Adela Sobotkova – Archaeologist and Satellite Remote Sensing Specialist

Why did you want to work on Zagora?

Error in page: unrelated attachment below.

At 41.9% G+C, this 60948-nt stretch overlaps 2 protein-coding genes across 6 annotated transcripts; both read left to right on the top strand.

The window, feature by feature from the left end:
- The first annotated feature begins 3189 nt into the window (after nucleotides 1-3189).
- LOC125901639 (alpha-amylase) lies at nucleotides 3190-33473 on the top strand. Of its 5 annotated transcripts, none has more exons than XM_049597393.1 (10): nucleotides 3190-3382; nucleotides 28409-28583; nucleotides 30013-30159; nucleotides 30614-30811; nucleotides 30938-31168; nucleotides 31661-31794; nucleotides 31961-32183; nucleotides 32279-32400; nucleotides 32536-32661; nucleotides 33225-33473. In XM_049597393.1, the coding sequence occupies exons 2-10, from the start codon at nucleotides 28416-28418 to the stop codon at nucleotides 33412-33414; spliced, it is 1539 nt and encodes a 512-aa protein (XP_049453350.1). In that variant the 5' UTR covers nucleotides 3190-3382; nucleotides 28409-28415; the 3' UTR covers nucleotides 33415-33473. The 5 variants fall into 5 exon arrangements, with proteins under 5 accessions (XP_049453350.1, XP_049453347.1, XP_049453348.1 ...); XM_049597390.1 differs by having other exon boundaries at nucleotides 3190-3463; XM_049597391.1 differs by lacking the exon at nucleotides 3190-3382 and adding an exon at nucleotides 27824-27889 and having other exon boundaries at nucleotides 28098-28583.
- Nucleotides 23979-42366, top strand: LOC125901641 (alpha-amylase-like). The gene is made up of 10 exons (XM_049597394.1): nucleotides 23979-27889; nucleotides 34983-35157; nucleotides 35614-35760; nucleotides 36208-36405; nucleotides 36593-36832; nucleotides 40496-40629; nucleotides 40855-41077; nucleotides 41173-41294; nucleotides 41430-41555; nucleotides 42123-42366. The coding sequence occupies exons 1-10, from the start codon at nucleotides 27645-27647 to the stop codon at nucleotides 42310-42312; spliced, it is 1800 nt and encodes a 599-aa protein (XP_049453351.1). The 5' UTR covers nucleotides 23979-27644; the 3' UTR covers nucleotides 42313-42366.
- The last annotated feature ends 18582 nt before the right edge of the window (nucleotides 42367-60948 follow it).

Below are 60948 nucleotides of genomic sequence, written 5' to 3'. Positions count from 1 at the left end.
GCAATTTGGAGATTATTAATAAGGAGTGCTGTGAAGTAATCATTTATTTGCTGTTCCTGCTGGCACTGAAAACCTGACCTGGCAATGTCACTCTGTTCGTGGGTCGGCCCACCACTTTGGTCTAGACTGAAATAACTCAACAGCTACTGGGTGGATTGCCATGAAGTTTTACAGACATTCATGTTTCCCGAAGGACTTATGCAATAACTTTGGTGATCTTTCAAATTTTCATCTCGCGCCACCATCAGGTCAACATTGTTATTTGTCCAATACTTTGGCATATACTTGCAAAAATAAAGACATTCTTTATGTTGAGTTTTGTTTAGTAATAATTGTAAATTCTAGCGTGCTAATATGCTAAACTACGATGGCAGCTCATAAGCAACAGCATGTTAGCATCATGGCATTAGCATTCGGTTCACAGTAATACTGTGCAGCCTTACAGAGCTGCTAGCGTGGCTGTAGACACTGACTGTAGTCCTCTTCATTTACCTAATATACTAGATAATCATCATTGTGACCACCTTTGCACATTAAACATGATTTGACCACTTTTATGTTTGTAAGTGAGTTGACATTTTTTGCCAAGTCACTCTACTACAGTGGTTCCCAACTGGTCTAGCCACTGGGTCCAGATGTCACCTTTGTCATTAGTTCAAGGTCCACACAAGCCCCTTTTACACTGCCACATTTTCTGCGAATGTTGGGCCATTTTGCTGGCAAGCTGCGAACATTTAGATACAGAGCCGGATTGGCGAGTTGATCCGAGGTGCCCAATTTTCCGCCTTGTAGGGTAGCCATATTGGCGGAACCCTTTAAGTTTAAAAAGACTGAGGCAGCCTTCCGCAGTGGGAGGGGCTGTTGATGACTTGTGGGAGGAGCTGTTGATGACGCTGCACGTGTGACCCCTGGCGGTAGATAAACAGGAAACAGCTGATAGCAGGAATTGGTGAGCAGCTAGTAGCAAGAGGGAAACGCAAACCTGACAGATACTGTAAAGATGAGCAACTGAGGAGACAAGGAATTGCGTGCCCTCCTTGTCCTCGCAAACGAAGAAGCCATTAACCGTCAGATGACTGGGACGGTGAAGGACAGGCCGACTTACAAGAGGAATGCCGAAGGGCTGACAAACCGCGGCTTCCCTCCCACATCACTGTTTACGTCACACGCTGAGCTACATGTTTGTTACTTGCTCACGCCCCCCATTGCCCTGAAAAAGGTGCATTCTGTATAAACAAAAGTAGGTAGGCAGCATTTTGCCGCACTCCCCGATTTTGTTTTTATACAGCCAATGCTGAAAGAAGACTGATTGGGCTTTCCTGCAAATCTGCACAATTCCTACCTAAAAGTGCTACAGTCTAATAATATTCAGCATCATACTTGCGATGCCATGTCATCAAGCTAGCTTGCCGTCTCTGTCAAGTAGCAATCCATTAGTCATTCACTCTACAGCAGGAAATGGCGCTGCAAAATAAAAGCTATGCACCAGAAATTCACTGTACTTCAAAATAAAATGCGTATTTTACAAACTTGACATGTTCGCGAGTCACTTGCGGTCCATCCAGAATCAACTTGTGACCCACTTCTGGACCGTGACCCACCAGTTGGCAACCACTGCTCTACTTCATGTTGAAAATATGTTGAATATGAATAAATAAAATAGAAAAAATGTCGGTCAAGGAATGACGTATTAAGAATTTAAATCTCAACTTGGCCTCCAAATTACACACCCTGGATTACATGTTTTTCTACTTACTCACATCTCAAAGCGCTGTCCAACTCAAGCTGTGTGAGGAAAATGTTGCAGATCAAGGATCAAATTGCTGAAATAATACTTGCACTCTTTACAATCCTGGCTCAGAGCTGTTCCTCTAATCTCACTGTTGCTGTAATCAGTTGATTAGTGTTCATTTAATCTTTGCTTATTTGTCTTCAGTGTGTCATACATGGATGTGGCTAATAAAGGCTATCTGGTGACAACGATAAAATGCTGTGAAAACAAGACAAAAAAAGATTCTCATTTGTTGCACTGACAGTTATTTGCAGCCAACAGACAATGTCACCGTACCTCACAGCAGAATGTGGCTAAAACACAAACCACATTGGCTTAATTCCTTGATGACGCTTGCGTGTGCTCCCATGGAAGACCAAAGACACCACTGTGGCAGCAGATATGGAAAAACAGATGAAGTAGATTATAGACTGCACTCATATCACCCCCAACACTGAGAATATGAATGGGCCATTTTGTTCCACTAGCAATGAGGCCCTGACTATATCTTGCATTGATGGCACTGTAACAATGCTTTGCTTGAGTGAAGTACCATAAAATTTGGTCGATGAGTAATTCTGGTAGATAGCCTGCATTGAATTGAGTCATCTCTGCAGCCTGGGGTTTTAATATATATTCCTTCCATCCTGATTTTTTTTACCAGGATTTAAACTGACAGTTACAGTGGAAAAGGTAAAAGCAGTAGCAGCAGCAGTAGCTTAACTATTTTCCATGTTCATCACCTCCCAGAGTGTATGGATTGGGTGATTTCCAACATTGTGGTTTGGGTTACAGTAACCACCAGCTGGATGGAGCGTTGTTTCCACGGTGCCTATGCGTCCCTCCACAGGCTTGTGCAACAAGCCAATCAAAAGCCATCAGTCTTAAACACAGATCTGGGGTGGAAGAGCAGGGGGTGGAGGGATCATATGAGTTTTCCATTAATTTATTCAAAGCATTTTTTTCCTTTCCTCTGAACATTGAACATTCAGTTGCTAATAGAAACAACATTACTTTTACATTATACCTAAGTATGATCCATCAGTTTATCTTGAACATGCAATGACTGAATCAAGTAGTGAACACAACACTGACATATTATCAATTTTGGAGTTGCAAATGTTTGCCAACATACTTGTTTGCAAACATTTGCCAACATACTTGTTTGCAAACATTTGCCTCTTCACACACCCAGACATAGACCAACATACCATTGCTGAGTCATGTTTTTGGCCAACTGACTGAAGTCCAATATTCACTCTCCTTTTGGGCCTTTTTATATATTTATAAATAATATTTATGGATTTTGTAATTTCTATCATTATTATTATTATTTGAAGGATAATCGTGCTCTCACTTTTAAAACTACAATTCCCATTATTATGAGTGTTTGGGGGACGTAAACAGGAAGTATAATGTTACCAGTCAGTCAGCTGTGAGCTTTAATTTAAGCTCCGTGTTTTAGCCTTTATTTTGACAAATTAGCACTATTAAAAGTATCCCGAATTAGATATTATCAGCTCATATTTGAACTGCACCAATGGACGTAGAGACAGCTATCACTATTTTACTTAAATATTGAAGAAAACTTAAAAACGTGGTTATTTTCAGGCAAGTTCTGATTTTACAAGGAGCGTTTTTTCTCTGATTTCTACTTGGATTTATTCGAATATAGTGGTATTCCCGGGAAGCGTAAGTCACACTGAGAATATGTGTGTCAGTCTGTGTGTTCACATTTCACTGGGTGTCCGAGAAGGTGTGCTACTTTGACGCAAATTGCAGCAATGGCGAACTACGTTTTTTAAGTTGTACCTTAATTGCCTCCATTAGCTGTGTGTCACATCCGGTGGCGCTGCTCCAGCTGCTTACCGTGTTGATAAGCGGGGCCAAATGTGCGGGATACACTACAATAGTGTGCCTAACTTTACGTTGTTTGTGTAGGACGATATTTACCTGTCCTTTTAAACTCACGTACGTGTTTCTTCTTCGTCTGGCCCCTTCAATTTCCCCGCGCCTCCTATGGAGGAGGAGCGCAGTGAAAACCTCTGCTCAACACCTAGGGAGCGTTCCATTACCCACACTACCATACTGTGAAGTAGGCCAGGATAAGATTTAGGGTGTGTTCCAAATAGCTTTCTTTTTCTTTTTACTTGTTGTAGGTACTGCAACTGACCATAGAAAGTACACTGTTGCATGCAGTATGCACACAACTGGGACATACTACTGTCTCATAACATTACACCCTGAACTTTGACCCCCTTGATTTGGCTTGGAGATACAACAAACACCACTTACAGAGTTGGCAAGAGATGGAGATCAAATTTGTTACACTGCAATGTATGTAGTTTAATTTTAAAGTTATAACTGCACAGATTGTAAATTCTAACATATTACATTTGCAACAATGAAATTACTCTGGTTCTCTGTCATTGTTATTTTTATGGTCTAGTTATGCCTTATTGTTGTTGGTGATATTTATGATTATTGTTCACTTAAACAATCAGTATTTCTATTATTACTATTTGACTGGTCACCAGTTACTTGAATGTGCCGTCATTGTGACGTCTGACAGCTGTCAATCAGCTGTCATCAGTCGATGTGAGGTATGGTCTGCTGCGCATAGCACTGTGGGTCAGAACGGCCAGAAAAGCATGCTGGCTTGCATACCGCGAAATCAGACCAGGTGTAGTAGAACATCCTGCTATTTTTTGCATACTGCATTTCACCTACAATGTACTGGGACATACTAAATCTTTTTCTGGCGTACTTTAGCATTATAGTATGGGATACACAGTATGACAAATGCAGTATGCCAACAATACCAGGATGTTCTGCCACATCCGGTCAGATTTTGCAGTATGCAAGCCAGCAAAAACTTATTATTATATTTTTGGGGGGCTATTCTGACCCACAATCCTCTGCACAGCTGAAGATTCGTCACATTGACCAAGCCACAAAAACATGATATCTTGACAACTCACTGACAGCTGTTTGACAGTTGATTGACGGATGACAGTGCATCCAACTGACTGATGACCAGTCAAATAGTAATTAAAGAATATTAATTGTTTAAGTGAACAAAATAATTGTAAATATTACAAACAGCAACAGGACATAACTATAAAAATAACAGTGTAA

The way I got to Zagora involved more serendipity than desire. I assisted with the remote sensing methodology in the Australian Research Council (ARC) grant application that Meg and Lesley put in [Professor Meg Miller and Dr Lesley Beaumont, with Dr Stavros Paspalas, the Directors of the Zagora Archaeological Project]. I learnt about the project from Shawn Ross, my partner, who is an Ancient Historian at the University of New South Wales (UNSW) with a specialty in Early Iron Age (EIA) Greece. He has worked at the ‘Palace of Nestor’ at Pylos in the 1990s and applied also to work at Lefkandi. He was so excited about the renewed work of University of Sydney at Zagora! There are so few EIA sites like Zagora, and every time Shawn has tried to work at one, something interfered. We came to Athens to the planning meeting for Zagora in 2010 only to find the ferries on strike. We planned that if Meg and Lesley got the grant (and all the permits on the Greek end), Shawn would be directing the remote sensing at Zagora. However, when the time came in autumn 2013, history repeated itself. Shawn could not get away from his new Deputy Head of School job at UNSW and I was delegated to do the satellite remote sensing instead. That autumn while in Europe, I was sandwiched between remotely doing my regular job (Federated Archaeological Information Management Systems (FAIMS) project management), organising a European Association of Archaeologists conference session, presenting papers and conducting pilot work in Bulgaria. The Zagora campaign was the last project on my list, one in a row of my many responsibilities that autumn. If I thought of it at all, it was with anxiety. I had two weeks for the entire remote sensing campaign and I had never even seen the island! The thought of squeezing in image rectification, analysis and verification of a completely new area in such a tight timeframe gave me mild panic attacks. I had started image processing and all other preparations while in Sydney and when I saw the density of recent remains (enclosures) throughout the study area and the lack of spectral differentiation, my heart sank. No unusual spectral reflectance jumped out of the image and it was clear that if we were to find anything, systematic and serious work was going to be required. When I asked Petra to be my assistant, I said something like “I don’t expect to find much there; there is nothing [obvious] in the image”. Petra agreed to come and that lifted my spirits. We have always been a hard-working team and I knew we would give the remote sensing around Zagora a proper try. Once I arrived at the site, I was fascinated. Not even the many pictures from presentations in Sydney could convey the scale of the site and the formidable landscape around it. Stone and the toughest barbed-wire-bushes everywhere! I quickly learnt that when Australians say the terrain is “rugged”, they really mean it. No exaggeration here. We were climbing from sea level to elevations of a thousand metres, being either boiling hot or pierced through by freezing wind. Add also scrambling through thorny vegetation and collecting bruising from climbing over the ubiquitous walls. I kept asking “why the heck did people ever settle this place?” Walking around Zagora was so memorable that we were looking forward to *boring* office work. The exhausting fieldwork, however, was rewarded by a new perspective of Zagora that we got every day, by spectacular views and by the little joys of swimming in the sea in Batsi and chatting over delicious dinner with other team members.